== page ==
Doctors warned again over unlawful use of do not resuscitate orders

Care Quality Commission to team up with human rights watchdog to safeguard patients’ rights

Shaun Lintern
Health Correspondent
Friday 12 March 2021 18:02 GMT
<p>Repeated examples of unlawful do not resuscitate orders have been reported during the pandemic</p>

Repeated examples of unlawful do not resuscitate orders have been reported during the pandemic

Doctors have been warned again by NHS bosses not to impose blanket do not resuscitate orders on elderly patients and those with learning disabilities, as regulators have announced new plans to team up to safeguard patients human rights.

In a letter to hospital trusts and GPs this week, England’s top doctor and chief nurse warned medics that using a learning disability as a reason for a do not attempt resuscitation (DNAR) decision was unacceptable.

The latest warning follows repeated examples of blanket DNARs being imposed on elderly patients and care home residents as well as on learning disability patients. Blanket DNARs are likely to be unlawful and a breach of human rights.

The Care Quality Commission is expected to publish the findings of an inquiry into use of DNARs during the pandemic soon and this week signed an agreement with the Equality and Human Rights Commission which see both regulators team up on investigations into human rights breaches and allow them to share information and cross refer concerns about potential breaches in the NHS and care sectors.

In December, the CQC warned inappropriate DNARs may have led to avoidable deaths with many incorrect orders likely to still be in place.

In letter to the health service earlier this month, which was seen by The Independent, NHS England’s medical director Steve Powis and chief nurse Ruth May warned doctors must consider the individual patient.

They warned: “Blanket policies are inappropriate whether due to medical condition, disability, or age. This is particularly important in regard to DNAR orders, which should only ever be made on an individual basis and in consultation with the individual or their family. The NHS is clear that people should not have a DNAR on their record just because they have a learning disability, autism or both. This is unacceptable.

“The terms ‘learning disability’ and ‘Down’s syndrome’ should never be a reason for issuing a DNAR order or be used to describe the underlying, or only, cause of death. Learning disabilities are not fatal conditions.”

GPs have been told to review the DNAR decisions on people with learning disabilities as part of the GP contract for 2020-21 to make sure all orders are appropriate.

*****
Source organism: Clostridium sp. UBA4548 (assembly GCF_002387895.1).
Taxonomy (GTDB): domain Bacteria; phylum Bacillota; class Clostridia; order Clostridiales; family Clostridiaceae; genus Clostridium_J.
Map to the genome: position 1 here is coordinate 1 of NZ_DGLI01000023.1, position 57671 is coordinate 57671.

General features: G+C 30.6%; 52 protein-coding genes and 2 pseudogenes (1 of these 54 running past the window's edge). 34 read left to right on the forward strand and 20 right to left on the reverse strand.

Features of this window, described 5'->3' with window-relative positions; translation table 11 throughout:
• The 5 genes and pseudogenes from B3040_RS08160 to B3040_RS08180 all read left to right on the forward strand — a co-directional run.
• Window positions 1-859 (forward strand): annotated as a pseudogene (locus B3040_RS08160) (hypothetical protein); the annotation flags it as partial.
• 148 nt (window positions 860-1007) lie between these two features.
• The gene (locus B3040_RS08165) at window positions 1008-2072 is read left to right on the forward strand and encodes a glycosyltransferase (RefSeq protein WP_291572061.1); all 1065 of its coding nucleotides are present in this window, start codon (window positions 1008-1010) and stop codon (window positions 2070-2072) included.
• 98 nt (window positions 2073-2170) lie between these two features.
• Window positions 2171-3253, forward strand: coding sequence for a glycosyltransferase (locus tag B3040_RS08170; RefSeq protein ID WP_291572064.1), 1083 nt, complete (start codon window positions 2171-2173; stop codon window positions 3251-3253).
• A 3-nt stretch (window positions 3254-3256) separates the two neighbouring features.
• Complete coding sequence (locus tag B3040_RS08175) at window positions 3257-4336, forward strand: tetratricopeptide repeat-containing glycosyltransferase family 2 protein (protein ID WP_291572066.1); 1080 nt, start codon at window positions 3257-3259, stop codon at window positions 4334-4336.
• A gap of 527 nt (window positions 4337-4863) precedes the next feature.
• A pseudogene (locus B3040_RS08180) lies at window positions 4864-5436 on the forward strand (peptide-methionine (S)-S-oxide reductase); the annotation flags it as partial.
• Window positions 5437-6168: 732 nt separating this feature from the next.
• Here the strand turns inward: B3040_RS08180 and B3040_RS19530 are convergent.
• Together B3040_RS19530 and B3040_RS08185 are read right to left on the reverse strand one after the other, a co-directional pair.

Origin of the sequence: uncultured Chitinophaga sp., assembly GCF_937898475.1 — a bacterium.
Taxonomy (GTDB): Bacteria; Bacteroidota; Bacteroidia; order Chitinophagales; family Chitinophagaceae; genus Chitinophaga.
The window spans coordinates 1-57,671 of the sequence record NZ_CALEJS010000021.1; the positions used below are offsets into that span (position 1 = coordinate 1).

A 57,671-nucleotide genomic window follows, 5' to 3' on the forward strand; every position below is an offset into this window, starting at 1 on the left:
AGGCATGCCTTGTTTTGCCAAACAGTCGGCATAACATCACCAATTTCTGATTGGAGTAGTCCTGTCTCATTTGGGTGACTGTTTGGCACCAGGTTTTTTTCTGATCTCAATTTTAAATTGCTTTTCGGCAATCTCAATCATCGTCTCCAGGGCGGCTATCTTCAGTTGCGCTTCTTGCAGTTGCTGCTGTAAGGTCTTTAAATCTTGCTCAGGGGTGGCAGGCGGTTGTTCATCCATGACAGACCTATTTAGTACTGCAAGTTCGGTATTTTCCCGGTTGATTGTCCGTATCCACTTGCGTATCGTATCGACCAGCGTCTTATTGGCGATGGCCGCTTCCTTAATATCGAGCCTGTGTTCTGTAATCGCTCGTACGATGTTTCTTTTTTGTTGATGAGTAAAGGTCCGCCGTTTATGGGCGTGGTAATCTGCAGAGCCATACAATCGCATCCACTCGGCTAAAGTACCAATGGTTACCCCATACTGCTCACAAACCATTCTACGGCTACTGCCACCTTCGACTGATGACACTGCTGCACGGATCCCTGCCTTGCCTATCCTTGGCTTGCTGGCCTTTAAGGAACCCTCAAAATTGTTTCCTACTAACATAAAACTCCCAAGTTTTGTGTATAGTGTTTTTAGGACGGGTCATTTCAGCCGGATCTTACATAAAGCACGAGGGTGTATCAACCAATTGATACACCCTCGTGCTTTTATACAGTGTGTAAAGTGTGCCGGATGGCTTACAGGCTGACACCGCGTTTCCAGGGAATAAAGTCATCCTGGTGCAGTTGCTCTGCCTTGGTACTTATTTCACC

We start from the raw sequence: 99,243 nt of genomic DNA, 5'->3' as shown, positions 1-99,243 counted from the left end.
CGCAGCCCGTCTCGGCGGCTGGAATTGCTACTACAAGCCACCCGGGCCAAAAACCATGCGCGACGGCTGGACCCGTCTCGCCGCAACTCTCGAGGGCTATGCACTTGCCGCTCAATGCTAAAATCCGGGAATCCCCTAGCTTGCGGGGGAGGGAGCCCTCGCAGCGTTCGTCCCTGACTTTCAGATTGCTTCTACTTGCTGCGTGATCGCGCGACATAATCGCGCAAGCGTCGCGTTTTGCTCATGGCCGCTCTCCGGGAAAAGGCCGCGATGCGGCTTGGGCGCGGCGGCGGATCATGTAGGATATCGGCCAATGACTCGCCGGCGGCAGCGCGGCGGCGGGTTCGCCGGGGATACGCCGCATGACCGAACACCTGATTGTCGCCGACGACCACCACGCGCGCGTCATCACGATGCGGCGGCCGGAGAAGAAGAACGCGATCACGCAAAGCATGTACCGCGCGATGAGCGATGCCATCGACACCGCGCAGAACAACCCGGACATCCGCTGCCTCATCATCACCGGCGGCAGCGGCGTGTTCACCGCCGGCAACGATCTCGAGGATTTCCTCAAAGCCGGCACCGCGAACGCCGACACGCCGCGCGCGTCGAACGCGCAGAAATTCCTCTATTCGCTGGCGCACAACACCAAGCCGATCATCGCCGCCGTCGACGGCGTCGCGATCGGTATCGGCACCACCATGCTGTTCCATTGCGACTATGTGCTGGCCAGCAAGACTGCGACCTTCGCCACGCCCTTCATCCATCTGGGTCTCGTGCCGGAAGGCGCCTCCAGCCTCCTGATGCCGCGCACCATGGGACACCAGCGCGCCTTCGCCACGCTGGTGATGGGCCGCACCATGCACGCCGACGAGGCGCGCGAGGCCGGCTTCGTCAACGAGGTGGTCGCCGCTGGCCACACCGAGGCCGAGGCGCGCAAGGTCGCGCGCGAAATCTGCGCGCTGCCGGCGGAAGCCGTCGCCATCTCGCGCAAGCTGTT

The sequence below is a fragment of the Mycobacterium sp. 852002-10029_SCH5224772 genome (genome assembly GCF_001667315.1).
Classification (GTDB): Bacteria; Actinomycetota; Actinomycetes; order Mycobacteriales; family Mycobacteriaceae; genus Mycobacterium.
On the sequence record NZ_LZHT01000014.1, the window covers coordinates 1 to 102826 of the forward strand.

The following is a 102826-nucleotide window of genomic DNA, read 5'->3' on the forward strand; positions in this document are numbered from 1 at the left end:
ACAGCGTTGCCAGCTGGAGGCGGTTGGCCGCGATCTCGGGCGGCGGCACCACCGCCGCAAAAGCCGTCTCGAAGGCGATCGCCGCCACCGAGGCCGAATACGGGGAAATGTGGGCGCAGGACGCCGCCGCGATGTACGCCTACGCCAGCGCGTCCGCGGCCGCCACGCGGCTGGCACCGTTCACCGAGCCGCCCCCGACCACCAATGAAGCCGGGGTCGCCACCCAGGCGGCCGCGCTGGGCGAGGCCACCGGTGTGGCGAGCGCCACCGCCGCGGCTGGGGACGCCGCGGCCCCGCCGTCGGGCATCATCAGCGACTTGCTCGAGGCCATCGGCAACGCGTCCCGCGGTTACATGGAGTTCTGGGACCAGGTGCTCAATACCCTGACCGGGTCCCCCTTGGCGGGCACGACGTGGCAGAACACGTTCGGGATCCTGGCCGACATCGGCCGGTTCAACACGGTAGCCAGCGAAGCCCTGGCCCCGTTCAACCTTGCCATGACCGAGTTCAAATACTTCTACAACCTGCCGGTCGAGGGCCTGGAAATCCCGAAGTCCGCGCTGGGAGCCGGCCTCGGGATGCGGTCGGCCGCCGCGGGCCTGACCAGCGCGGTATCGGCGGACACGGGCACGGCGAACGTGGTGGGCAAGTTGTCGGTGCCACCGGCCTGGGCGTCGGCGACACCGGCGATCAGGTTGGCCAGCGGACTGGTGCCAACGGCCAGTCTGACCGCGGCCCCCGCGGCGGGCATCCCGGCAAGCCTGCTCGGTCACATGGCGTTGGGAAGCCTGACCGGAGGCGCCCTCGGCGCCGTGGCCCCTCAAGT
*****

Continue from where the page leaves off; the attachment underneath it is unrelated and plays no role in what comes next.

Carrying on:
The letter added: “We know that the overwhelming majority of clinicians are helping patients make these important decisions in the right way and we understand that these conversations are never easy.”

Earlier this week clinicians and charities warned the incorrect use of do not resuscitate orders could undermine the care of patients who were terminally ill and would benefit from discussing their wishes. The health secretary, Matt Hancock, has promised to improve information about DNARs after the threat of legal action but so far the government has failed to act.

A DNAR notice is a medical decision not to attempt cardiopulmonary resuscitation if the patient is deemed unlikely to survive. It does not require the consent of the patient but by law clinicians must consult with families or patients in most circumstances. A failure to do so would be a breach of human rights.

The CQC has announced it will be working with the Equality and Human Rights Commission (EHRC) to “safeguard” patients’ human rights.

The EHRC has the power to bring legal cases against organisations for breaches of the Equality Act as well as helping victims of discrimination and it can launch judicial reviews.

Under a memorandum of understanding the two watchdogs will share more information on services and even launch joint inquiries.

This could include making sure hospitals and care homes meet their obligations towards patients and tackle discrimination in access to services.

Ted Baker, chief inspector of hospitals at the CQC, said: “Everyone deserves equal access to health and social care. Over the past year, Covid-19 has highlighted the inequalities that already existed — and magnified them. We have seen a disproportionate impact on some people with protected characteristics, such as those from black and minority ethnic backgrounds, older people, disabled people and people with long-term health conditions.”

He said the EHRC would work with the CQC on mutual areas including its look at the use of DNAR decisions as well as reducing restraint, segregation and seclusion in mental health services.

Alastair Pringle, executive director at the Equality and Human Rights Commission, said: “The pandemic has highlighted a number of concerns both organisations share about the need to protection the rights of people in health and social care.

“This agreement will further strengthen our relationship with CQC, and by joining forces we can better protect people’s human rights and prevent unequal treatment in health and social care.”

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